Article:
The Court is also persuaded that Mr. Olupo will not make trial decisions that avoid prejudice to A.L. based on any pecuniary interest in him. Defendant represents that he does not have any pecuniary interest in potential business with A.L. in the future, and the Government agrees. (Def.'s Resp. to Mot. for Inquiry, Re: Conflict of Interest at 3 [Doc. No. 33]; Apr. 15, 2014, Hr'g Tr. at 6.) Additionally, the Court ensured that Defendant understood that Mr. Olupo has no ongoing financial benefit from A.L. (Apr. 15, 2014, Hr'g Tr. at 9.)

For these reasons, the Court concludes that no apparent conflict of interest exists based on Mr. Olupo's prior representation of A.L in two separate, unrelated matters. Nonetheless, out of an abundance of caution, the Court obtained from Defendant a knowing, voluntary, and intelligent waiver of a conflict of interest, should it arise in the future. See Holloway v. Arkansas , 435 U.S. 475, 483 n.5 (1978) (noting that a defendant may waive his right to the help of an attorney unhindered by a conflict of interest). After confirming that Defendant understood the nature of Mr. Olupo's prior representation of A.L., his lack of any pecuniary interest in A.L., and Mr. Olupo's representation that he did not have divided loyalties between Defendant and A.L., the Court and Defendant had the following exchange:

THE COURT: Tell me if you have any concerns now about Mr. Olupo's ongoing representation of you.
DEFENDANT: I don't have any concern, ma'am.
THE COURT: Any concerns at all? This is your chance to tell-
DEFENDANT: No concerns.
THE COURT: Okay.
DEFENDANT: Yes, ma'am.
THE COURT: You believe based on your discussions with Mr. Olupo and what you've heard in court today that nothing about his previous representation of A.L. will preclude him from zealously representing you in these charges brought by the Government. Is that-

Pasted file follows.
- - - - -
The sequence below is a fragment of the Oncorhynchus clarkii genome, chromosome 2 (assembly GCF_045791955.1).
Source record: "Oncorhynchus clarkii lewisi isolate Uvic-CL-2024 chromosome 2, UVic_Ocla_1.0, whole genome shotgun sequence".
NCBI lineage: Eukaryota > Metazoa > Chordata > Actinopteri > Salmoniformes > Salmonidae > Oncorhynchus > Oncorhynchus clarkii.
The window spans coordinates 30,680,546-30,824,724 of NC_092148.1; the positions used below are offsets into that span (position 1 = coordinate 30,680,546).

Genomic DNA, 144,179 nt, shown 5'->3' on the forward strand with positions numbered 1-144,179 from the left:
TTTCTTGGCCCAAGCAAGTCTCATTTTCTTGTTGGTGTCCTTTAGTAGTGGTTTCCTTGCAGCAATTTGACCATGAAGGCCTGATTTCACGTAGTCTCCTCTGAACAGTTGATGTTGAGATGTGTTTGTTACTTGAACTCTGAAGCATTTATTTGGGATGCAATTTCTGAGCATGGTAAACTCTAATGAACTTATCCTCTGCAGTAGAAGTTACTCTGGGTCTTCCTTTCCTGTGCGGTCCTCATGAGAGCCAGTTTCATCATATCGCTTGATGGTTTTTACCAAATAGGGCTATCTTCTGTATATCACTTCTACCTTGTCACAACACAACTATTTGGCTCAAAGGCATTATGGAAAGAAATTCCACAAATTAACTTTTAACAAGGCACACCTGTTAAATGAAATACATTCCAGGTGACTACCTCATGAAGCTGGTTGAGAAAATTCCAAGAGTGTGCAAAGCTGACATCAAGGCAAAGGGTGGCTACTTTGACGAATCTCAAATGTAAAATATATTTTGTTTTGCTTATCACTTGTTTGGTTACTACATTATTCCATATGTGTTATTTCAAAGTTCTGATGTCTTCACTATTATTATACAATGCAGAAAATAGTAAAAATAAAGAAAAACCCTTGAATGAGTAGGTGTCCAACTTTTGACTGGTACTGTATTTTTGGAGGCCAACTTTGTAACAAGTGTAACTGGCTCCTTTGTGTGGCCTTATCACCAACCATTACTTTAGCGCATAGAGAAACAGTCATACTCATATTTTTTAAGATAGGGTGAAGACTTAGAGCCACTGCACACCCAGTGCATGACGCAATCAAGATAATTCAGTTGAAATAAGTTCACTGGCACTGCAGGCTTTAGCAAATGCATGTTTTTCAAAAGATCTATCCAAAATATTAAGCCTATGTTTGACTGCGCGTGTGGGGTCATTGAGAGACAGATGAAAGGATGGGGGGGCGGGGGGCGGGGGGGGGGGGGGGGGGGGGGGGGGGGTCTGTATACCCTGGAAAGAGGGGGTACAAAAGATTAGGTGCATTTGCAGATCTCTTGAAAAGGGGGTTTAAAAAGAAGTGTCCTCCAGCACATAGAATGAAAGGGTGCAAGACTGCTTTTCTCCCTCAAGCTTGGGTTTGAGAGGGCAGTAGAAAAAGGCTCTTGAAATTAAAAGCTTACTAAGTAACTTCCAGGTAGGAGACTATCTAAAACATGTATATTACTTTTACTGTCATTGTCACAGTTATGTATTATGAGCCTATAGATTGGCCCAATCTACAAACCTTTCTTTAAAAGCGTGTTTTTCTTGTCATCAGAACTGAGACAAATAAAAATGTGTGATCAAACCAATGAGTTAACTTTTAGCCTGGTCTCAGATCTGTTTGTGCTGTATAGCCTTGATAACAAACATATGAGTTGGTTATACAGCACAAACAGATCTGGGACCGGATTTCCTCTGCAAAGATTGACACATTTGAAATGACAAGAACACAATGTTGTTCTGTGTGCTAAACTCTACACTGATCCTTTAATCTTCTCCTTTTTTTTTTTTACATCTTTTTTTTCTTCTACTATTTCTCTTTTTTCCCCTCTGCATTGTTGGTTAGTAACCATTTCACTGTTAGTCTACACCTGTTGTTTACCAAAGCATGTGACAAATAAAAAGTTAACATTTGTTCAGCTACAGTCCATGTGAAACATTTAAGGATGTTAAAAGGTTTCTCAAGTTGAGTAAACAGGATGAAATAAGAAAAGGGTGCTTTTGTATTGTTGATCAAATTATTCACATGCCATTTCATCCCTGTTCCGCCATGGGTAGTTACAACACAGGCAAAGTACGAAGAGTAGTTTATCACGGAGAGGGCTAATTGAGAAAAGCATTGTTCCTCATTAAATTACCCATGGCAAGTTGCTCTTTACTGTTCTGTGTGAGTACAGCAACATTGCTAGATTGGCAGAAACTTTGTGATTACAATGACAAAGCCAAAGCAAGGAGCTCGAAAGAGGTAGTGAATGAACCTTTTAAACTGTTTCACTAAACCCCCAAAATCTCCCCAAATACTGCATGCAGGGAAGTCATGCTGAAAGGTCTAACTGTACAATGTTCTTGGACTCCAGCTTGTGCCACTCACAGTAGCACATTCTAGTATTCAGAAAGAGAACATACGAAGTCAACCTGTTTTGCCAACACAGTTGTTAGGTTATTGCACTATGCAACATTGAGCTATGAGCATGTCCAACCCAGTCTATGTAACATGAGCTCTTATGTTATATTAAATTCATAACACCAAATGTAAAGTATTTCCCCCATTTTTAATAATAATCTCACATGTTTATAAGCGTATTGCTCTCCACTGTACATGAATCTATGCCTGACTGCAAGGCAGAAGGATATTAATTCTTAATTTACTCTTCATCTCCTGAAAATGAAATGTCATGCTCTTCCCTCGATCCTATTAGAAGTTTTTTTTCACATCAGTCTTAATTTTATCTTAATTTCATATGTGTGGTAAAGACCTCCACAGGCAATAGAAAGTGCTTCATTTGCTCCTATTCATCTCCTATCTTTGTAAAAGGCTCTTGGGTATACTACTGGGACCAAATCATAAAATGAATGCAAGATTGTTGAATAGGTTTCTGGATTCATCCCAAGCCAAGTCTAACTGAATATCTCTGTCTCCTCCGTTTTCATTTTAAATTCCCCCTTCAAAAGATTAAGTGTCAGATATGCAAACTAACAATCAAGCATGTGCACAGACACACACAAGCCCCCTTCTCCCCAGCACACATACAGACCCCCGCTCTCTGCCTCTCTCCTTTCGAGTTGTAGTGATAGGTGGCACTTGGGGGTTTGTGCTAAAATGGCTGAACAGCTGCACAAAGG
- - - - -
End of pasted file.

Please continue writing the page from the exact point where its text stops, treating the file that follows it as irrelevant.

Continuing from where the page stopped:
DEFENDANT: Yes, ma'am.
THE COURT: Okay. Should there be some unforeseen conflict in the future by virtue of this representation, are you willing to waive that at this time?
DEFENDANT: Yes, ma'am.
THE COURT: All right.

(Apr. 15, 2014, Hr'g Tr. at 10-11.) The Government found the verbal waiver to be sufficient, but noted the prudence of securing a written waiver. ( Id. at 11.) Mr. Olupo agreed that Defendant would execute a written waiver as to any potential conflict of interest arising from Mr. Olupo's prior representation of A.L. ( Id. at 11-12.) Given these facts, the Court finds that Defendant made a knowing, voluntary, and intelligent waiver.

IV. ORDER

Based on the foregoing, and all the files, records and proceedings herein, IT IS HEREBY ORDERED that:

1. The Government's Motion for Inquiry Regarding Conflict of Interest [Doc. No. 29] is GRANTED. After inquiry, the Court finds that there is no apparent conflict of interest between Mr. Olupo's current representation of Defendant and his prior representation of a potential Government witness in this case.
2. Defendant will file a written waiver as to any potential conflict of interest arising from Mr. Olupo's prior representation of A.L. within thirty (30) days of the date of this Order.